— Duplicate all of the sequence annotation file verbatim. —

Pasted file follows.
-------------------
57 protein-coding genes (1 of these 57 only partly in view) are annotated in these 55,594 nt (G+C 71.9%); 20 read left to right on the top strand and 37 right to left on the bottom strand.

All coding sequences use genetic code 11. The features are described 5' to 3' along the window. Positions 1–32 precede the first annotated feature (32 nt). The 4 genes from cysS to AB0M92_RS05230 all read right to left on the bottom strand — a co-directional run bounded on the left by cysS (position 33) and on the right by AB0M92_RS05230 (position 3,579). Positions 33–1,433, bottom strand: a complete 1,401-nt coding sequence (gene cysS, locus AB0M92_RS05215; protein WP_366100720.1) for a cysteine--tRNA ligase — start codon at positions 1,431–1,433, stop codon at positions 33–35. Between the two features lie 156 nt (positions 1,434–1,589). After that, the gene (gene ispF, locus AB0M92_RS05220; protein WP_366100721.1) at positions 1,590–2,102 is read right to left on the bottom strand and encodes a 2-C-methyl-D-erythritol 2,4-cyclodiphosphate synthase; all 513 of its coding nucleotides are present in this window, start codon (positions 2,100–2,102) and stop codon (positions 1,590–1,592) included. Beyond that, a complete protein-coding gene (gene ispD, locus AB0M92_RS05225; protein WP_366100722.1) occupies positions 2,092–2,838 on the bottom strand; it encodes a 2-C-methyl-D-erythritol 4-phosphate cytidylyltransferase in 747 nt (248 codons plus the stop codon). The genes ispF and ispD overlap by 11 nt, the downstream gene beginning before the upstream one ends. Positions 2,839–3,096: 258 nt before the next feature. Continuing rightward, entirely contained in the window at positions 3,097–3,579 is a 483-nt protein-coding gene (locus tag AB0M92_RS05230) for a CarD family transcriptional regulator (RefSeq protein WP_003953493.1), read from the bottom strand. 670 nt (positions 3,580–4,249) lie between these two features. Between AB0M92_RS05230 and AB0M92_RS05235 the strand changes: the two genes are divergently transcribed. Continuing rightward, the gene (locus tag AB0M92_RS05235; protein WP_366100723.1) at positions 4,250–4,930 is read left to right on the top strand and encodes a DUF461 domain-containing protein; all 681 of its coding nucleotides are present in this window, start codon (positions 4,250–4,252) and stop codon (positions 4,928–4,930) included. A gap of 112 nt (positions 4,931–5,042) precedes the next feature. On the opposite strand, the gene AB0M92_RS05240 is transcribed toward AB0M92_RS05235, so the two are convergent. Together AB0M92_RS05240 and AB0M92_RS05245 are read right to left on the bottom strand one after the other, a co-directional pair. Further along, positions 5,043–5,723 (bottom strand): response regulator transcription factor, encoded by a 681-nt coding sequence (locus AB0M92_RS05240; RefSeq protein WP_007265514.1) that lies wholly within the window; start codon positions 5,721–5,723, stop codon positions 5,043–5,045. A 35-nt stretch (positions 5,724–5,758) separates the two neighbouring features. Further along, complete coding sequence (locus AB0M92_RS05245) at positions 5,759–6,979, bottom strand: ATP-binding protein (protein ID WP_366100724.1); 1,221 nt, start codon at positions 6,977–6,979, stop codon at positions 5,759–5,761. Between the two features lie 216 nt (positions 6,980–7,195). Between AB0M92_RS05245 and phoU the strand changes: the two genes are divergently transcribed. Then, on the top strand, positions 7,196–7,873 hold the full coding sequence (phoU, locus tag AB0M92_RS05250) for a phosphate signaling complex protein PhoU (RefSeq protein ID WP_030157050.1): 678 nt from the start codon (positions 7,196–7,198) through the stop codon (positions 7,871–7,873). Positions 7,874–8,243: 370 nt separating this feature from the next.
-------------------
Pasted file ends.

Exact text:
57 protein-coding genes (1 of these 57 only partly in view) are annotated in these 55,594 nt (G+C 71.9%); 20 read left to right on the top strand and 37 right to left on the bottom strand.

All coding sequences use genetic code 11. The features are described 5' to 3' along the window. Positions 1–32 precede the first annotated feature (32 nt). The 4 genes from cysS to AB0M92_RS05230 all read right to left on the bottom strand — a co-directional run bounded on the left by cysS (position 33) and on the right by AB0M92_RS05230 (position 3,579). Positions 33–1,433, bottom strand: a complete 1,401-nt coding sequence (gene cysS, locus AB0M92_RS05215; protein WP_366100720.1) for a cysteine--tRNA ligase — start codon at positions 1,431–1,433, stop codon at positions 33–35. Between the two features lie 156 nt (positions 1,434–1,589). After that, the gene (gene ispF, locus AB0M92_RS05220; protein WP_366100721.1) at positions 1,590–2,102 is read right to left on the bottom strand and encodes a 2-C-methyl-D-erythritol 2,4-cyclodiphosphate synthase; all 513 of its coding nucleotides are present in this window, start codon (positions 2,100–2,102) and stop codon (positions 1,590–1,592) included. Beyond that, a complete protein-coding gene (gene ispD, locus AB0M92_RS05225; protein WP_366100722.1) occupies positions 2,092–2,838 on the bottom strand; it encodes a 2-C-methyl-D-erythritol 4-phosphate cytidylyltransferase in 747 nt (248 codons plus the stop codon). The genes ispF and ispD overlap by 11 nt, the downstream gene beginning before the upstream one ends. Positions 2,839–3,096: 258 nt before the next feature. Continuing rightward, entirely contained in the window at positions 3,097–3,579 is a 483-nt protein-coding gene (locus tag AB0M92_RS05230) for a CarD family transcriptional regulator (RefSeq protein WP_003953493.1), read from the bottom strand. 670 nt (positions 3,580–4,249) lie between these two features. Between AB0M92_RS05230 and AB0M92_RS05235 the strand changes: the two genes are divergently transcribed. Continuing rightward, the gene (locus tag AB0M92_RS05235; protein WP_366100723.1) at positions 4,250–4,930 is read left to right on the top strand and encodes a DUF461 domain-containing protein; all 681 of its coding nucleotides are present in this window, start codon (positions 4,250–4,252) and stop codon (positions 4,928–4,930) included. A gap of 112 nt (positions 4,931–5,042) precedes the next feature. On the opposite strand, the gene AB0M92_RS05240 is transcribed toward AB0M92_RS05235, so the two are convergent. Together AB0M92_RS05240 and AB0M92_RS05245 are read right to left on the bottom strand one after the other, a co-directional pair. Further along, positions 5,043–5,723 (bottom strand): response regulator transcription factor, encoded by a 681-nt coding sequence (locus AB0M92_RS05240; RefSeq protein WP_007265514.1) that lies wholly within the window; start codon positions 5,721–5,723, stop codon positions 5,043–5,045. A 35-nt stretch (positions 5,724–5,758) separates the two neighbouring features. Further along, complete coding sequence (locus AB0M92_RS05245) at positions 5,759–6,979, bottom strand: ATP-binding protein (protein ID WP_366100724.1); 1,221 nt, start codon at positions 6,977–6,979, stop codon at positions 5,759–5,761. Between the two features lie 216 nt (positions 6,980–7,195). Between AB0M92_RS05245 and phoU the strand changes: the two genes are divergently transcribed. Then, on the top strand, positions 7,196–7,873 hold the full coding sequence (phoU, locus tag AB0M92_RS05250) for a phosphate signaling complex protein PhoU (RefSeq protein ID WP_030157050.1): 678 nt from the start codon (positions 7,196–7,198) through the stop codon (positions 7,871–7,873). Positions 7,874–8,243: 370 nt separating this feature from the next.